Cover image for Mesopotamian Cosmic Geography By Wayne Horowitz

Mesopotamian Cosmic Geography

Wayne Horowitz

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$59.50 | Paperback Edition
ISBN: 978-1-57506-215-0

418 pages
7" × 10"
2011

Mesopotamian Civilizations

Mesopotamian Cosmic Geography

Wayne Horowitz

In this comprehensive study, Horowitz examines all of the extant Mesopotamian texts (both Sumerian and Akkadian) relating to the ideas of the physical universe and its constituent parts (Heaven, Earth, subterranean waters, underworld). The author shows that the Mesopotamian view of the universe was at once cohesive as well as discordant and deficient, while remaining fairly constant over more than 2,500 years.

 

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  • Table of Contents
  • Errata
In this comprehensive study, Horowitz examines all of the extant Mesopotamian texts (both Sumerian and Akkadian) relating to the ideas of the physical universe and its constituent parts (Heaven, Earth, subterranean waters, underworld). The author shows that the Mesopotamian view of the universe was at once cohesive as well as discordant and deficient, while remaining fairly constant over more than 2,500 years.

Horowitz first surveys the various sources for Mesopotamian cosmic geography, including various mythological and literary texts, as well as the famous “Babylonian Map of the World” and various astrological and astronomical texts. The universe was built by the gods in earliest times and was thought to be held together by cosmic bonds. Given this general notion, there is nevertheless significant variety in the inclusion or omission of various elements of the picture in texts of different genres and from different periods. In addition, the available evidence leaves a number of problems unsolved. What are the bounds of the universe? What is beyond the limits of the universe? In the second section of the book, Horowitz then discusses each of the various regions and their names in various locales and time periods, drawing on the disparate sources to show where there is coherence and where there is difference of perspective. In addition, he discusses all of the names for the different parts of the universe and examines the geographies of each region.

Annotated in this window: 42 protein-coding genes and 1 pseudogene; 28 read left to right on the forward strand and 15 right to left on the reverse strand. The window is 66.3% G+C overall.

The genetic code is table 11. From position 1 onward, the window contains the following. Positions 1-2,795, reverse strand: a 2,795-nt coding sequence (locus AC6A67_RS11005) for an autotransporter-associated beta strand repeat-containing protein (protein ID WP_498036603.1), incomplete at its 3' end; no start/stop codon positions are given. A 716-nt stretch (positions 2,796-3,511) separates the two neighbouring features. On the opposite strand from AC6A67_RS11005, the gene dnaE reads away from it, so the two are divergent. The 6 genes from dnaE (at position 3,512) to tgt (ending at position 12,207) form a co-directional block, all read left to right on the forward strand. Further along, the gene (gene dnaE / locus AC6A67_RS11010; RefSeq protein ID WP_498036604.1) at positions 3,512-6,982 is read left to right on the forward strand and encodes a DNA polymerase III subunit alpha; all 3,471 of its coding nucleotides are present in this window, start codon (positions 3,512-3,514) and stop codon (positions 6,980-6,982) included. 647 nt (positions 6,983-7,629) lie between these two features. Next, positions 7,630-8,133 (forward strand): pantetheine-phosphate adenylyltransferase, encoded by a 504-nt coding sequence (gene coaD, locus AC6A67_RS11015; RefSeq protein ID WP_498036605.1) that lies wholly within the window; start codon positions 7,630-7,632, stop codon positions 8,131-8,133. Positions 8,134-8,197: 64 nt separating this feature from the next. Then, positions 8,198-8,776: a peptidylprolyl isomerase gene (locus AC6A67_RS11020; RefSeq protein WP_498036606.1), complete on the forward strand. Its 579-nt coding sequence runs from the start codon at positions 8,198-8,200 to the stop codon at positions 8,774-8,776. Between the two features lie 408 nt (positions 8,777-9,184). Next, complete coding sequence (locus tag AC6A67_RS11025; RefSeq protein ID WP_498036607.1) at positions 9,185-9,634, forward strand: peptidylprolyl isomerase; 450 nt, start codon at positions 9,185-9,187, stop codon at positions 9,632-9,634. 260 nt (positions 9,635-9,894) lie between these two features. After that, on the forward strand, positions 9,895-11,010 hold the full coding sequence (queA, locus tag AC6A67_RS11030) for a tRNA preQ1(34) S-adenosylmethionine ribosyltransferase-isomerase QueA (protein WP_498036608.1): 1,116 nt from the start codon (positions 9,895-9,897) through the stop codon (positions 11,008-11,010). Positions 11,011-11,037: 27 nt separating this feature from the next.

Of importance for both Assyriologists and those interested in the history of ideas, particularly the cosmologies of the ancient Near East.

Foreword

Acknowledgments

Abbreviations and Conventions

Introduction

Part I: Sources for Mesopotamian Cosmic Geography

1. The Levels of the Universe: KAR 307 30-38 and AO 8196 iv 20-22

2. ‘The Babylonian Map of the World’

3. The Flights of Etana and the Eagle into the Heavens

4. The Sargon Geography

5. Gilgamesh and the Distant Reaches of the Earth’s Surface

6. Cosmic Geography in Accounts of Creation

7. The Geography of the Sky: The ‘Astrolables,’ Mul-Apin, and Related Texts

8. BagM. Beih no and the Compass Points

9. ‘Seven Heavens and Seven Earths’

Part II: The Regions of the Universe

10. Names for Heaven

11. The Geography of the Heavens

12. Names for Earth

13. The Geography of Earth

Appendices

Indexes

Subject Index

Ancient Texts and Modern Editions

Sumerian and Akkadian Terms

Stars

Plates

For purchasers of the 1998 edition of this book, download a list of changes and addenda that are included in the 2011 printing here.

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